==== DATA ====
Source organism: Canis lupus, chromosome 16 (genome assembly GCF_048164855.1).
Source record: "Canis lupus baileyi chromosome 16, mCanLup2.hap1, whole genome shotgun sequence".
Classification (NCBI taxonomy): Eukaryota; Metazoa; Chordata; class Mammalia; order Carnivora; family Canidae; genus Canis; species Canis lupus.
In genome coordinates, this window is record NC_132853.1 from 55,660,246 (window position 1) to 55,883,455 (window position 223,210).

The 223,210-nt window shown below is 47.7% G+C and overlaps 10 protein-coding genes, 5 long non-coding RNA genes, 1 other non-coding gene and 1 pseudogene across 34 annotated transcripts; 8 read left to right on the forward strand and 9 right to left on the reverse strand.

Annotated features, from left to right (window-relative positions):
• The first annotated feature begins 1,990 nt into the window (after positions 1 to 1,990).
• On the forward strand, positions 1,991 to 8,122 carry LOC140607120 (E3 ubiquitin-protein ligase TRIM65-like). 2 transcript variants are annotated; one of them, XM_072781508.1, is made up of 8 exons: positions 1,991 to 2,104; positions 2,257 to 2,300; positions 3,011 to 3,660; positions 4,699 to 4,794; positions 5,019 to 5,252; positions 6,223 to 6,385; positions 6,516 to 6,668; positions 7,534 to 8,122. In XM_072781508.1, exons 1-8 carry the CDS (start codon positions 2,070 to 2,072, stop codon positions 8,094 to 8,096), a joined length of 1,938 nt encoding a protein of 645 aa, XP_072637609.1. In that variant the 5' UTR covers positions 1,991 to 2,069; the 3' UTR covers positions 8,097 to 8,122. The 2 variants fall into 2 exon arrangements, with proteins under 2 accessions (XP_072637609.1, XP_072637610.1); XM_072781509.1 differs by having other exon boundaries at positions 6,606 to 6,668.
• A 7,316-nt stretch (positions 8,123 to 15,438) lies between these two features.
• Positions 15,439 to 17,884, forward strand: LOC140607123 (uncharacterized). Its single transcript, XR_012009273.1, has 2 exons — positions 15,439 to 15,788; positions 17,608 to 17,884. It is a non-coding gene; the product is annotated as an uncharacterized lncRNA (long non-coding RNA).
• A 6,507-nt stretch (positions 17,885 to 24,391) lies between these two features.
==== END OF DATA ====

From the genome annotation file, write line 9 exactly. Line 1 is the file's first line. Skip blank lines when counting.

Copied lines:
• A 7,316-nt stretch (positions 8,123 to 15,438) lies between these two features.